Class By The River: Floating Schools
Imagine a world where kids didn’t have to sit in a generic classroom all day…! Well, in Bangladesh they don’t... at least not sometimes!
Twice a year during the height of monsoon season the village of Shidhulai goes underwater. Leaving homes, roads and even schools unusable, the towns and villages have to act fast to stay dry. However, the children don’t get out of it that easy… instead they pack their lunch, gather their books and wait at the “bus” stop for their ride to school. Here’s the twist; they don’t go to school and they don’t get on a bus. They board a boat that has been fitted out with all the conventional school tools necessary to study... even an on-board library!
Powered with solar panels, climate change doesn’t get in the way of education as it shouldn’t! It is an astounding that they make sure that nothing stops their education. The ‘boat schools’ were first conceived in 2002 and have since stopped door to door to ensure every child gets their right to learn. Another advantage is that there are no more arguments about who is doing the school run… Bonus! Seriously though, since the scheme commenced, no less than 100 boat schools have benefitted 70,000 kids… simply amazing.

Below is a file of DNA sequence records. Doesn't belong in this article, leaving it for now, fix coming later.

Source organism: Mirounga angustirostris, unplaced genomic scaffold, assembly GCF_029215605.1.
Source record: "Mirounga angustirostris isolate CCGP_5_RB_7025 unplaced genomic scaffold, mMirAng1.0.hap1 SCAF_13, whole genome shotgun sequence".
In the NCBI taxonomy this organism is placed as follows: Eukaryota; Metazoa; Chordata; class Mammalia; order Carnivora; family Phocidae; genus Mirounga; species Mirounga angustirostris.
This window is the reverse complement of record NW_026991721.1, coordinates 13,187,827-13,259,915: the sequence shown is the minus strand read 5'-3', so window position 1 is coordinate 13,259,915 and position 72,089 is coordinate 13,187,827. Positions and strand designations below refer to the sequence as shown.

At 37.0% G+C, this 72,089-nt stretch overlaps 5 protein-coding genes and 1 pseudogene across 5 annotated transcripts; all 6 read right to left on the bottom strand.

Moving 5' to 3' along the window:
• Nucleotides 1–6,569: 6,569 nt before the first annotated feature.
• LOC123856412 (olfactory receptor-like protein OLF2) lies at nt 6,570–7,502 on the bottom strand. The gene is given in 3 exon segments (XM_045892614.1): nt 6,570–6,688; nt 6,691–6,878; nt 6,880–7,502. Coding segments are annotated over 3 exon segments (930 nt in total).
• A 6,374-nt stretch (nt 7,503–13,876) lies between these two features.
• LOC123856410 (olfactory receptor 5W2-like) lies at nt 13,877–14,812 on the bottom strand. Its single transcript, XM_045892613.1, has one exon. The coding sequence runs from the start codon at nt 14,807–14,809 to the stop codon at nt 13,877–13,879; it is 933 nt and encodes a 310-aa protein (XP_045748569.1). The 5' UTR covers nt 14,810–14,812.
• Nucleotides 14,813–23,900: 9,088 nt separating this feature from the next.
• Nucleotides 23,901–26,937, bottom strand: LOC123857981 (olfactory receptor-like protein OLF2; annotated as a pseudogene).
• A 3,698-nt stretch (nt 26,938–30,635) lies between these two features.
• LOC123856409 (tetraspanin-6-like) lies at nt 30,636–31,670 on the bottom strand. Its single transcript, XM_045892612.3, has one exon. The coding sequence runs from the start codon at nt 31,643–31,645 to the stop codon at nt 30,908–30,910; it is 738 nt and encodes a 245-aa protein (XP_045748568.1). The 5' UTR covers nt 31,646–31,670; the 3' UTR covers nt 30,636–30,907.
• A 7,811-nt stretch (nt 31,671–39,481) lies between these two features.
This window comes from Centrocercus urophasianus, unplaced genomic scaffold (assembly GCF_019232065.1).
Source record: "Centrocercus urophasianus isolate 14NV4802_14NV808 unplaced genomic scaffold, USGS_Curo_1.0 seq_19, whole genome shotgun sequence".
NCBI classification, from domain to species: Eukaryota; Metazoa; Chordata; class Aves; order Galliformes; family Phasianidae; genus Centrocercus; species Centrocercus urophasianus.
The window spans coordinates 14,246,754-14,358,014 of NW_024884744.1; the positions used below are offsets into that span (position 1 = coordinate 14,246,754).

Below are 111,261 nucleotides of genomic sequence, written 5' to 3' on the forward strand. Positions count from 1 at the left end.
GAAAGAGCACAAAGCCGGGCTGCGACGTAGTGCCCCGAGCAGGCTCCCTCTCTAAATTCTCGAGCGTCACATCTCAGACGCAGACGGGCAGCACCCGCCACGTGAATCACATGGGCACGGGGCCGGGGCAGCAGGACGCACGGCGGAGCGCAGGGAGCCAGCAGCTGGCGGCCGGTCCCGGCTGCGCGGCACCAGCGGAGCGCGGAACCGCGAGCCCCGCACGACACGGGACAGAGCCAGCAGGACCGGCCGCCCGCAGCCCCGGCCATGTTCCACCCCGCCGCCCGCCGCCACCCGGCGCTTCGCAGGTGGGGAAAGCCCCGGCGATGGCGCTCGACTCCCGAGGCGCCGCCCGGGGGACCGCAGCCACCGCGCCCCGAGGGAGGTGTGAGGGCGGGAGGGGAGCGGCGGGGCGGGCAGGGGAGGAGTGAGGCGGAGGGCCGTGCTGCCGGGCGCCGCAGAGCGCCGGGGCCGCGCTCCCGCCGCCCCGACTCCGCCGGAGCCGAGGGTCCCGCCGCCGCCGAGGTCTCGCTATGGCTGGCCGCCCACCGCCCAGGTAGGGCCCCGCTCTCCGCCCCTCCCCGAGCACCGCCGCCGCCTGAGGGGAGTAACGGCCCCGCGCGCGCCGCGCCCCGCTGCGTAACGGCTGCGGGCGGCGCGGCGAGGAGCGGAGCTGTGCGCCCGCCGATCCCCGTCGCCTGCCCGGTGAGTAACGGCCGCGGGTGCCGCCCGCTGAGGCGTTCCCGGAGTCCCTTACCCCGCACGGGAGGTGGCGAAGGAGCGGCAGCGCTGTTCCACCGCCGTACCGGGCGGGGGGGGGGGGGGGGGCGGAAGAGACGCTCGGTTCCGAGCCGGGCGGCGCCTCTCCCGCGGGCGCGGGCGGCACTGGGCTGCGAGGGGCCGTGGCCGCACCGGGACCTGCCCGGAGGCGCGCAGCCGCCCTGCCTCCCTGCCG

You might not be able to get signal or Wi-Fi on top of the highest mountain in the world but somehow, the central library has access to 100 computers that are internet linked, luckily! I want to know what network they’re with… It is bad enough trying to get a good signal in Taunton at times! The library is equipped with over 50,000 books (better than some UK libraries) and I guessing that “the dog ate my homework” excuse is more problematic during the rainy season! Maybe you could try water damage…?
Surprisingly this weird, but wonderful idea has been hugely successful and boats are now used for healthcare and homes. There is no doubt that the kids enjoy it… then again, when you are learning maths and literacy on a boat that’s got better internet connection than some UK providers, why wouldn’t you? This can only be described as one big school trip! With global warming causing so much havoc, who knows, one day we might be doing the same on the Thames!